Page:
A couple weeks ago, I was debating what I was going to talk about in this sermon. I told Pastor Kelly Ryan I had great reservations talking about the one topic that I think about every single day. Then, a terrorist massacred nine innocent people in a church that I went to, in a city that I still think of as home. At that point, I knew that despite any misgivings, I needed to talk about race… Continue reading
Baby boomer looks at Africa…when I was in grade school, back in the nineteen fifties, most classrooms – not only in my school but all over the United States and elsewhere – had a map of the world that was large enough to command one’s attention immediately on entering. Continue reading
Race, socioeconomics and love online…yes! Most of us support interracial relationships… and the number of supporters keeps rising. So why is it that when it comes to online dating, fewer people are choosing mates who are outside their race? Why are online daters hesitant to date interracially despite studies showing growing support and growth in interracial relationships? Continue reading
Ploumis reviews “Belle” (2013)…Movies are important. They not only entertain us, but also affect us at a deeper, cultural level. We live in a time that is rife with racial debates and injustices. Continue reading
No greater tragedy can befall parents than having to bury a child. This is especially true when the child is killed and a perpetrator gets away with it. In this sense no American can but feel the double pain of the parents of Trayvon Martin. Continue reading
I. Of Our Spiritual Strivings
O water, voice of my heart, crying in the sand,
All night long crying with a mournful cry,
As I lie and listen, and cannot understand
The voice of my heart in my side or the voice of the sea,
O water, crying for rest, is it I, is it I?
All night long the water is crying to me.
Unresting water, there shall never be rest
Till the last moon droop and the last tide fail,
And the fire of the end begin to burn in the west;
And the heart shall be weary and wonder and cry like the sea,
All life long crying without avail,
As the water all night long is crying to me.
[musical notation from “Nobody Knows the Trouble I’ve Seen”]
Between me and the other world there is ever an unasked question: unasked by some through feelings of delicacy; by others through the difficulty of rightly framing it. All, nevertheless, flutter round it. They approach me in a half-hesitant sort of way, eye me curiously or compassionately, and then, instead of saying directly, How does it feel to be a problem? they say, I know an excellent colored man in my town; or, I fought at Mechanicsville; or, Do not these Southern outrages make your blood boil? At these I smile, or am interested, or reduce the boiling to a simmer, as the occasion may require. To the real question, How does it feel to be a problem? I answer seldom a word.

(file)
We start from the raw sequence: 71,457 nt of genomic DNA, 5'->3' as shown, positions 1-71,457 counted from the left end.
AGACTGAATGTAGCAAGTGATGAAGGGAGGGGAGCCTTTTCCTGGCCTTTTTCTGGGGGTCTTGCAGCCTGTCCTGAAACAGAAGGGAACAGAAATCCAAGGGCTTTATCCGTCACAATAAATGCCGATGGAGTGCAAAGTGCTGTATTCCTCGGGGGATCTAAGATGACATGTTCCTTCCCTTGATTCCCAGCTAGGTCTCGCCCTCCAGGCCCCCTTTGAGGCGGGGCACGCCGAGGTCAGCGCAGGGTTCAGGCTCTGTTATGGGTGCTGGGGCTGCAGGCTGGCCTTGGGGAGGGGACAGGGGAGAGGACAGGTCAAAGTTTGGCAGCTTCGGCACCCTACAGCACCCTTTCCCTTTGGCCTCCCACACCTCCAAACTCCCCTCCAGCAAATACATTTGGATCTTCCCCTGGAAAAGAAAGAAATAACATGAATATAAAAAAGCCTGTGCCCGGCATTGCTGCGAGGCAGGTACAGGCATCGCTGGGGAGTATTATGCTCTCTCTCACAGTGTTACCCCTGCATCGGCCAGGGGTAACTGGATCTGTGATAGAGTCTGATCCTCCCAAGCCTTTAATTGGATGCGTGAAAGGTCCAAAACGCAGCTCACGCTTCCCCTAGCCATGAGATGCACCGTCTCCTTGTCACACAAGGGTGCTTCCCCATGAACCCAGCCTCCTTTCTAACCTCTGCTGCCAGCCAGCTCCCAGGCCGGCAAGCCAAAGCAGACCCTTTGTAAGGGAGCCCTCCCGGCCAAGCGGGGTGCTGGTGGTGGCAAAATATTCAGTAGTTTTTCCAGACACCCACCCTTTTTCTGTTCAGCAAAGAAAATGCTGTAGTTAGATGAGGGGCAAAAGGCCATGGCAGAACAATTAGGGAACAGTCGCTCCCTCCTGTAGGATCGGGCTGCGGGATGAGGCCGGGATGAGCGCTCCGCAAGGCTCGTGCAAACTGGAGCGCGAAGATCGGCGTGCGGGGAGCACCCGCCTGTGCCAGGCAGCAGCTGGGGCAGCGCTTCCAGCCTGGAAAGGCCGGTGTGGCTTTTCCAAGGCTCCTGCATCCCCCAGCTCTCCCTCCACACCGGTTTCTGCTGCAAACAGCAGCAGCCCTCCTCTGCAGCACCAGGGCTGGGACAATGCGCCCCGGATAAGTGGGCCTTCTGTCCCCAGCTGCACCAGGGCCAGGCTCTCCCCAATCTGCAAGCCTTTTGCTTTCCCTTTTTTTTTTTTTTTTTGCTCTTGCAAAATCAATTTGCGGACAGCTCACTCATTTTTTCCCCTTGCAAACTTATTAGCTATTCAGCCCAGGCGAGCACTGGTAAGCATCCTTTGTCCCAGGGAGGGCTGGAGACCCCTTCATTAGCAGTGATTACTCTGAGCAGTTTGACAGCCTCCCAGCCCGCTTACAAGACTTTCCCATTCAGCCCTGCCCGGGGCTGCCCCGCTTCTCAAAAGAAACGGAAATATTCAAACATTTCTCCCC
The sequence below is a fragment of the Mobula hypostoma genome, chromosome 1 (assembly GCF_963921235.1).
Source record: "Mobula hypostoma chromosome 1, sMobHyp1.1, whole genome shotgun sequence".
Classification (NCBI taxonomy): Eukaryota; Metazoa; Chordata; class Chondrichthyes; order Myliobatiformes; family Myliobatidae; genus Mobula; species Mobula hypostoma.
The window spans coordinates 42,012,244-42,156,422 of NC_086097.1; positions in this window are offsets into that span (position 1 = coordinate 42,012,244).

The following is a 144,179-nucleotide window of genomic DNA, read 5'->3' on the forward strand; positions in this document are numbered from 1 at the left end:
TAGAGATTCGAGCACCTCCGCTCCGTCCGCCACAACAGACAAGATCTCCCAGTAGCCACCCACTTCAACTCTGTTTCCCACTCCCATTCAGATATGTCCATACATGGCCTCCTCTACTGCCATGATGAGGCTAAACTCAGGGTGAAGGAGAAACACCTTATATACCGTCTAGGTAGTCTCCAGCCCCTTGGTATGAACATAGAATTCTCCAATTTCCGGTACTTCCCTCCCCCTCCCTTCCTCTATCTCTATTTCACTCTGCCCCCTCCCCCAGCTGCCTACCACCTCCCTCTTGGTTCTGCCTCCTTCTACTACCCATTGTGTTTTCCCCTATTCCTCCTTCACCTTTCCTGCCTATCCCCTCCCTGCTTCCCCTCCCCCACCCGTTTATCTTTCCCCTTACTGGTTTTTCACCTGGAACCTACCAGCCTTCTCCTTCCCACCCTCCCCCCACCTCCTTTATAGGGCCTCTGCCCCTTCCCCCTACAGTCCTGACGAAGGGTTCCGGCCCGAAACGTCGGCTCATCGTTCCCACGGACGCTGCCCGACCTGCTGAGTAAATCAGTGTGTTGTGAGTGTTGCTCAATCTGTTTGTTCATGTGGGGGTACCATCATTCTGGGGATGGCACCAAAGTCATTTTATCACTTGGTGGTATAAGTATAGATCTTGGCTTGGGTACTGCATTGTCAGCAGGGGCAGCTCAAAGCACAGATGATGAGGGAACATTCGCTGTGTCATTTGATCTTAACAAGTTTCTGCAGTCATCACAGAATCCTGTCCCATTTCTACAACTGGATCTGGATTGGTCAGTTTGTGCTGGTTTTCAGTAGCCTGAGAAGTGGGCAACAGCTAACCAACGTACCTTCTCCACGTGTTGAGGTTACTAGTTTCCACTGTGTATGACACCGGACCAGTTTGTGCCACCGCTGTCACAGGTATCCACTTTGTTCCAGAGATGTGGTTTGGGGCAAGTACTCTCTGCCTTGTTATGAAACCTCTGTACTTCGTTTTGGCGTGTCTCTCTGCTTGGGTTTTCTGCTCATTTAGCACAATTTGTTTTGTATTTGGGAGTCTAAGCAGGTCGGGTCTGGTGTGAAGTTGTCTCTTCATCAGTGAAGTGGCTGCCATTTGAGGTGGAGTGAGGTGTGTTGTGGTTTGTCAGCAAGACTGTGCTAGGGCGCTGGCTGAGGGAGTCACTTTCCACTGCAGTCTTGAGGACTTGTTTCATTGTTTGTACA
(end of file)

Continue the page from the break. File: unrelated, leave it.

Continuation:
And yet, being a problem is a strange experience, — peculiar even for one who has never been anything else, save perhaps in babyhood and in Europe. It is in the early days of rollicking boyhood that the revelation first bursts upon one, all in a day, as it were. I remember well when the shadow swept across me. I was a little thing, away up in the hills of New England, where the dark Housatonic winds between Hoosac and Taghkanic to the sea. In a wee wooden schoolhouse, something put it into the boys’ and girls’ heads to buy gorgeous visiting-cards — ten cents a package — and exchange. The exchange was merry, till one girl, a tall newcomer, refused my card, — refused it peremptorily, with a glance. Then it dawned upon me with a certain suddenness that I was different from the others; or like, mayhap, in heart and life and longing, but shut out from their world by a vast veil. I had thereafter no desire to tear down that veil, to creep through; I held all beyond it in common contempt, and lived above it in a region of blue sky and great wandering shadows. That sky was bluest when I could beat my mates at examination-time, or beat them at a foot-race, or even beat their stringy heads. Alas, with the years all this fine contempt began to fade; for the words I longed for, and all their dazzling opportunities, were theirs, not mine. But they should not keep these prizes, I said; some, all, I would wrest from them. Just how I would do it I could never decide: by reading law, by healing the sick, by telling the wonderful tales that swam in my head, — some way. With other black boys the strife was not so fiercely sunny: their youth shrunk into tasteless sycophancy, or into silent hatred of the pale world about them and mocking distrust of everything white; or wasted itself in a bitter cry, Why did God make me an outcast and a stranger in mine own house? The shades of the prison-house closed round about us all: walls strait and stubborn to the whitest, but relentlessly narrow, tall, and unscalable to sons of night who must plod darkly on in resignation, or beat unavailing palms against the stone, or steadily, half hopelessly, watch the streak of blue above.
To purchase “Souls of Black Folk” by W.E.B. DuBois click on the clink below:
Anatole Broyard and Passing for White
Born into the rigid racial caste system of the nineteen-twenties Deep South, the gifted New York Times literary critic Anatole Broyard died a country squire in Connecticut in 1990. His secret – that he was “passing” for white in an utterly race-conscious America – was disclosed to his daughter only at the end of his life
Anatole Broyard and Passing for White
Back When Skin Color Was Destiny — Unless You Passed for White